Post production dubbing created the end effect with a carnal twinkle in the eye. And, I think this is the secret of why Python is so criticized. So hated. Not only for content but flawless execution. No less for the excursus on Protestant tradition that follows. Protestants don’t deserve to sing and dance but merely hold forth, preaching out of their arseholes. The morning service with Church of England headmaster in an Anglican school is a breath-taking visual with the content of homiletic fart gas. I’m qualified to say this. You’re not. I have two degrees in the subject. You don’t.

The Mr. Creosote vomit segment is reputed to be the only film sequence to gross out Quentin Tarantino. This is a heavy epaulet of distinction. This reviewer must say it’s easily the hardest piece of film he’s ever watched. It conveys convulsion and upchuck suggestibility like nothing else I know.

The Rejection sequence does pitiable justice to its title.

The most favourite thing about the film for me is Fabulous/Freemantle’s report that at an American screening of four hundred high school kids, eighty of them got up and marched out in disgust. Disgusting American know-it-all teenagers is, to me, worthy of a Nobel Prize and gives us a yardstick for the rigor of Brit wit compared to the rigor mortis of American teen sensibility. Call me ethno-centric here. I’ll shed tears sometime on a long winter evening. Everyone knows this is the best comedic mindset ever to breathe and deposit a crap on your Mum’s heirloom carpet. Fabulous/Freemantle also alerts us to the fact that Ireland banned the whole kit and kaboodle in its initial release but it had also done this for Life of Brian as well. Writing this as I am in Eire, is a remarkable irony in how far things have come – or gone. The 1983 Cannes Film Festival gave Meaning of Life its Grand Jury Prize.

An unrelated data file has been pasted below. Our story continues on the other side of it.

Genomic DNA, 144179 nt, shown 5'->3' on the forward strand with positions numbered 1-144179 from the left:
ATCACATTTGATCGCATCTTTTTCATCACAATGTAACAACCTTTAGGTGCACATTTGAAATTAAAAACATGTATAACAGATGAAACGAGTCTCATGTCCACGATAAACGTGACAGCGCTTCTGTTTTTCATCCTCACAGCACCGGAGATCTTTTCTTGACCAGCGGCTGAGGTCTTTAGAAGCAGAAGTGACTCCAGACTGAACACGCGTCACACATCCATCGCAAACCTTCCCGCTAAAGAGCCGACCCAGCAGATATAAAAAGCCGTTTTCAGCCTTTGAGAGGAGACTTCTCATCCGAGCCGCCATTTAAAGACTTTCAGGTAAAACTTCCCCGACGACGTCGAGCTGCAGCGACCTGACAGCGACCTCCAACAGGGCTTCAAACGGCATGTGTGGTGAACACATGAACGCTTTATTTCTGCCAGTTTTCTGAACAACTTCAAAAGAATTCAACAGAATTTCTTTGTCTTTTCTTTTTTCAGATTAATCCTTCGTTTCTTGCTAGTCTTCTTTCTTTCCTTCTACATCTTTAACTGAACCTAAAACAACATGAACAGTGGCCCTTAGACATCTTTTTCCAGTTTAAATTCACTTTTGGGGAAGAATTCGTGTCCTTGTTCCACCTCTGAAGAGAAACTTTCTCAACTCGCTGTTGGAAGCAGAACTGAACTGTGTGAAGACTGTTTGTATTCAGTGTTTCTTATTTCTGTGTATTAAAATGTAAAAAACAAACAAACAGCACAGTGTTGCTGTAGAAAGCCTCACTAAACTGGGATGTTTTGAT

Extras include a trove of delights and history. There is the 30th Anniversary reunion; a 2003 personal prologue from Eric Idle; deleted scenes; featurettes; songs unsung; audio commentary with Jones and Gilliam; an audio track for “the Lonely” and a precis on the sales campaign. That last item is worth the extra coin for the Blu-ray for anyone interested in marketing. Remember, John Cleese makes beaucoup bucks these years running corporate seminars on efficient communication and zinging the attention in ways unforgettable.

When we fear our seams have lost their integrity of assembly, and this never fails to come at the trickiest of times, rivets rattling, sheets buckling, it is best to let Python take the tiller, hoist the main sail and fearlessly ride the white horses. We will be in good hands. I promise.


John Huff